2016 - Ongoing
“Is this the only way to get power, by destroying water?” - Elder and former Chief of Tataskweyak First Nation, Michael Garson.
97% of the energy in the Canadian Province of Manitoba is produced by hydroelectricity. 75% of the power comes from five dams on the Nelson River, with a 6th currently in construction. Manitoba is proud to be a low greenhouse gas emitter and through that status claims to be an environmentally friendly energy producer. Growing up in Winnipeg, I always believed that story, unaware of the truth that was hidden in the north.
In reality the cheap, clean energy we took for granted was neither cheap, nor clean, we were just never the ones paying the true cost. Tataskweyak Cree Nation, Fox Lake, Norway House, Cross Lake, Grand Rapids, and South Indian Lake are just some of the communities who have bared the burden of our thirst for energy. Each were either displaced or confronted with a landscape they could no longer recognize. Flooding, erosion, fluctuating water levels, collapsing fisheries, and the loss of wildlife severely impacted their traditional economy and cultural way of life, forcing many into the welfare state or to find temporary work on the dams being built. In 1977 the federal government and Manitoba hydro signed the Northern Flood Agreement, which acknowledged the damage to the communities and promised to remediate it by obliterating poverty and supporting the creation of new economies, promises that went largely unfulfilled.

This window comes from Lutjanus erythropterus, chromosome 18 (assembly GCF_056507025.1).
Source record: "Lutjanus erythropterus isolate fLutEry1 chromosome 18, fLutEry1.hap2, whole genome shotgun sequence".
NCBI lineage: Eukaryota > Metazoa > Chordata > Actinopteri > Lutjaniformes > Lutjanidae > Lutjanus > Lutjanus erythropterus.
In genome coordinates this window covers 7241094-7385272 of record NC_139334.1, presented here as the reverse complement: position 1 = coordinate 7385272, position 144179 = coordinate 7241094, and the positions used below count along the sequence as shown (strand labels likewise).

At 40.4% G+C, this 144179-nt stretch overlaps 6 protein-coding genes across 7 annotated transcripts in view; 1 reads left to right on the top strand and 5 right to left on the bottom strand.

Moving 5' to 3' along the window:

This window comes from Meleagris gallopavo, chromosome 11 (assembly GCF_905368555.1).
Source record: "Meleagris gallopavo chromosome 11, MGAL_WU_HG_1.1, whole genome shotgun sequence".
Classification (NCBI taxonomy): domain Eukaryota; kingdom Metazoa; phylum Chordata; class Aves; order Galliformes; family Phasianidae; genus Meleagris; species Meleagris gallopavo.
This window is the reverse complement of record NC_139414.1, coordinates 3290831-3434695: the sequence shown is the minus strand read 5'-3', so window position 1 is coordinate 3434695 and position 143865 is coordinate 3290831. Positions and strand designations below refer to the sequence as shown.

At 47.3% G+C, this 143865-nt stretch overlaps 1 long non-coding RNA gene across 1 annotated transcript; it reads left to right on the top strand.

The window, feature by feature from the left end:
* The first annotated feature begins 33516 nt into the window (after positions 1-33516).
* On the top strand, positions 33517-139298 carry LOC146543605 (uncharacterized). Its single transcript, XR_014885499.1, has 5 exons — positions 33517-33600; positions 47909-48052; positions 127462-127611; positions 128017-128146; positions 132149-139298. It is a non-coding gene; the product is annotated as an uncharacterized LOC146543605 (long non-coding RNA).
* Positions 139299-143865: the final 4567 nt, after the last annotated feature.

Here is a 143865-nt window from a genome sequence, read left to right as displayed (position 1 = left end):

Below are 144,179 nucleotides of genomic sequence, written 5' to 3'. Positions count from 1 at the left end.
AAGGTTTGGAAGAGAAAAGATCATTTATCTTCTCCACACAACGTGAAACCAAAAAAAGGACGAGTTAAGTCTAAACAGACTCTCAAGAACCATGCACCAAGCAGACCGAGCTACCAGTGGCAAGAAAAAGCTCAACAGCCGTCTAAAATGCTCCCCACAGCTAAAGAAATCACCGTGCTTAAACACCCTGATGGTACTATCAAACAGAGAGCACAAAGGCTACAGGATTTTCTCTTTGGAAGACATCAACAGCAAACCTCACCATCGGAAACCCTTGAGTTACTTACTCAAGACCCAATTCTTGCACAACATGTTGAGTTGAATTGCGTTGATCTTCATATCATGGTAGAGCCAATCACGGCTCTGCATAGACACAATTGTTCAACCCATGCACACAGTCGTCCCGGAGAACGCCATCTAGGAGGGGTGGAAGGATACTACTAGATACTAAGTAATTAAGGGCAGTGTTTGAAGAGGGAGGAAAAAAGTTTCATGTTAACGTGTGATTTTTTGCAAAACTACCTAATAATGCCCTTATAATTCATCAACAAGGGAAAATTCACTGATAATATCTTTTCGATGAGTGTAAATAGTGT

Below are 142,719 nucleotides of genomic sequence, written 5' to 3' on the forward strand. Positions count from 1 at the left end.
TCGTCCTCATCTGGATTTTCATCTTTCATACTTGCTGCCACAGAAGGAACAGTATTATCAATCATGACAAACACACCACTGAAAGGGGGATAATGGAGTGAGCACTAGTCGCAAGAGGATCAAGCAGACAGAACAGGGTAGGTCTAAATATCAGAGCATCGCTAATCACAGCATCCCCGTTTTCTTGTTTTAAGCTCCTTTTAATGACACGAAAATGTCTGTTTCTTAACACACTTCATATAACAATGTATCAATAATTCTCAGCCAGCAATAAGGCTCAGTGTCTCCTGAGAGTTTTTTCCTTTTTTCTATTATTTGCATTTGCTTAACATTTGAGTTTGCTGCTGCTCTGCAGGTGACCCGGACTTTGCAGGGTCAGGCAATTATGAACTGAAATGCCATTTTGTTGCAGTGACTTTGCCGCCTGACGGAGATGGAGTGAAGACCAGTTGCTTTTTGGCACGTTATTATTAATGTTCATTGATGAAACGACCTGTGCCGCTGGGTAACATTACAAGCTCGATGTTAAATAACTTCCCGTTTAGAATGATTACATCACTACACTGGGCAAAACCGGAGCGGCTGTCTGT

“Hydro has done what residential schools were unable to do, it has destroyed our culture.” – Tataskweyak Elder Eunice Beardy. For these northern First Nations communities, dams are a silent oppression. Struggling against a slow violence, they grasp to the threads of their history and culture as the colonialist grip tightens, alienating future generations from knowing who they truly are.